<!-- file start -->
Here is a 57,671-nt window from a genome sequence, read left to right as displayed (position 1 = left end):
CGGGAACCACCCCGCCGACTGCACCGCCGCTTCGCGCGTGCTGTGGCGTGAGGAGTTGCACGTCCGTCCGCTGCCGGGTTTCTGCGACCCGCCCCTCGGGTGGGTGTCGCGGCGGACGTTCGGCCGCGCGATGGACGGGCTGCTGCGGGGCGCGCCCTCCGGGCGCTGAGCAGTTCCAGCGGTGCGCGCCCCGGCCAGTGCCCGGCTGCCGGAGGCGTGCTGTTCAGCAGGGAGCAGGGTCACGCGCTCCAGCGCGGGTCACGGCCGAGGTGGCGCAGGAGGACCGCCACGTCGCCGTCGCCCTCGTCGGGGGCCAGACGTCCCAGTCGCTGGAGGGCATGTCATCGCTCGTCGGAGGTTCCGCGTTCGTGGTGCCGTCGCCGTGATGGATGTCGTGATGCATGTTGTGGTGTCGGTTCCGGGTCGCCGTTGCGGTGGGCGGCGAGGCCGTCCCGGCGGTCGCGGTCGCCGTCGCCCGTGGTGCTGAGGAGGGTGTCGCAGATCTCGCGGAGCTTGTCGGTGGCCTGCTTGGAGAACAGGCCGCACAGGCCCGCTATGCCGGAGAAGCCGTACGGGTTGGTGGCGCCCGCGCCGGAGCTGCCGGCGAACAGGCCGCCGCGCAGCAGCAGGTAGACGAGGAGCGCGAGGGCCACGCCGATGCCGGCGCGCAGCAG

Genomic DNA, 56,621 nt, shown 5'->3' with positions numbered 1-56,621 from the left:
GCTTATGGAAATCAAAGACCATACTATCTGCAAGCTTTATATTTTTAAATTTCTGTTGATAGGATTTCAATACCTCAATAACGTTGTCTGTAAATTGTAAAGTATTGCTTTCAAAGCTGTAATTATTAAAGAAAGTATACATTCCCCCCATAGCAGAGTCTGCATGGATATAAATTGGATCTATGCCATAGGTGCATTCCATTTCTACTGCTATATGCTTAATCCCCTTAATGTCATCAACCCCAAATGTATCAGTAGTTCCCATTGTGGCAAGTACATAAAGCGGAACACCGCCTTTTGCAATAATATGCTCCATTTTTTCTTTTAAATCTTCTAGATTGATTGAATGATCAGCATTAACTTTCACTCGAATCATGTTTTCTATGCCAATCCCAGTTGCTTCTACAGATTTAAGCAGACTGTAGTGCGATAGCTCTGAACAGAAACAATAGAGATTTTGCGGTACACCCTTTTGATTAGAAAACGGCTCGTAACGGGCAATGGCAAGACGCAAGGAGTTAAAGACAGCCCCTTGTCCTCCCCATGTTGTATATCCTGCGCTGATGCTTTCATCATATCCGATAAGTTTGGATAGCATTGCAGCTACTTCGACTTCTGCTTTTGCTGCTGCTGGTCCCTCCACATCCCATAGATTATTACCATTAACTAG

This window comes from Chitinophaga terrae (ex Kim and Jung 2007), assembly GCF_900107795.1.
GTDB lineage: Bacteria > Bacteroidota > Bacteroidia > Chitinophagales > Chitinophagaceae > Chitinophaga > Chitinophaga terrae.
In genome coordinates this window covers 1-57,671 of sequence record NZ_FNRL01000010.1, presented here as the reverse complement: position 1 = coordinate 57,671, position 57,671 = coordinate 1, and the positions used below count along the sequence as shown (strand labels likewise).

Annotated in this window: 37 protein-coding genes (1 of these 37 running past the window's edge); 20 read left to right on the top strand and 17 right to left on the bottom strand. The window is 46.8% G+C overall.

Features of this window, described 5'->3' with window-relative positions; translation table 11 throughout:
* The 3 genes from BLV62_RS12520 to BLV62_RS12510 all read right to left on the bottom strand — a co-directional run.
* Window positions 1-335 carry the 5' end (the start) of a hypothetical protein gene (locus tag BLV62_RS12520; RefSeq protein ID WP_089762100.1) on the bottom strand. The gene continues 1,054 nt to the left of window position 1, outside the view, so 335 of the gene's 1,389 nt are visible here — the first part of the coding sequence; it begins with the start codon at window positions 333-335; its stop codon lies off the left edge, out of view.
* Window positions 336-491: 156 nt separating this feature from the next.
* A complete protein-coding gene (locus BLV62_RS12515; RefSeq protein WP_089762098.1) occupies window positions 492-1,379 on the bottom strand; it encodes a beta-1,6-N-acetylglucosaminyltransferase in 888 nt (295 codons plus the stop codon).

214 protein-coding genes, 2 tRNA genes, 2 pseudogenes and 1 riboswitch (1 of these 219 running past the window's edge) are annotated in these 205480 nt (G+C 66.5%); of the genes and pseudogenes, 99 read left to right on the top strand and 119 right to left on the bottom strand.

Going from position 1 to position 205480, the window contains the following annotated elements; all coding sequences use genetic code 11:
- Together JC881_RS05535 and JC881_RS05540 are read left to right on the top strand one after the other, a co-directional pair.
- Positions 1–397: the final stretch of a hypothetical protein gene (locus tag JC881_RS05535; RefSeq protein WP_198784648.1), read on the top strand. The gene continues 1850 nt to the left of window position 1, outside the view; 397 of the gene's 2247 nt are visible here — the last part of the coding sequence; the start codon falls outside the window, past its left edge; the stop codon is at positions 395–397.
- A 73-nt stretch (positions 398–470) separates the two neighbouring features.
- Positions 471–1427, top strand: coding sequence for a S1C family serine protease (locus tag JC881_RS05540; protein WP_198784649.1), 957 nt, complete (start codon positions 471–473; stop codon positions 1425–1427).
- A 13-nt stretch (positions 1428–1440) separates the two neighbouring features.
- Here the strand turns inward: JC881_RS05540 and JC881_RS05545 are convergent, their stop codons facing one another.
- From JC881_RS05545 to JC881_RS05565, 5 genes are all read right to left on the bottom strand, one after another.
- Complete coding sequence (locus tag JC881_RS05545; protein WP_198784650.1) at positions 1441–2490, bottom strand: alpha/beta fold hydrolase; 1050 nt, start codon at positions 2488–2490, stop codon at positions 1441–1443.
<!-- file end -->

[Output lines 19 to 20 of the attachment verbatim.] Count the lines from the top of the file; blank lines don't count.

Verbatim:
- Positions 471–1427, top strand: coding sequence for a S1C family serine protease (locus tag JC881_RS05540; protein WP_198784649.1), 957 nt, complete (start codon positions 471–473; stop codon positions 1425–1427).
- A 13-nt stretch (positions 1428–1440) separates the two neighbouring features.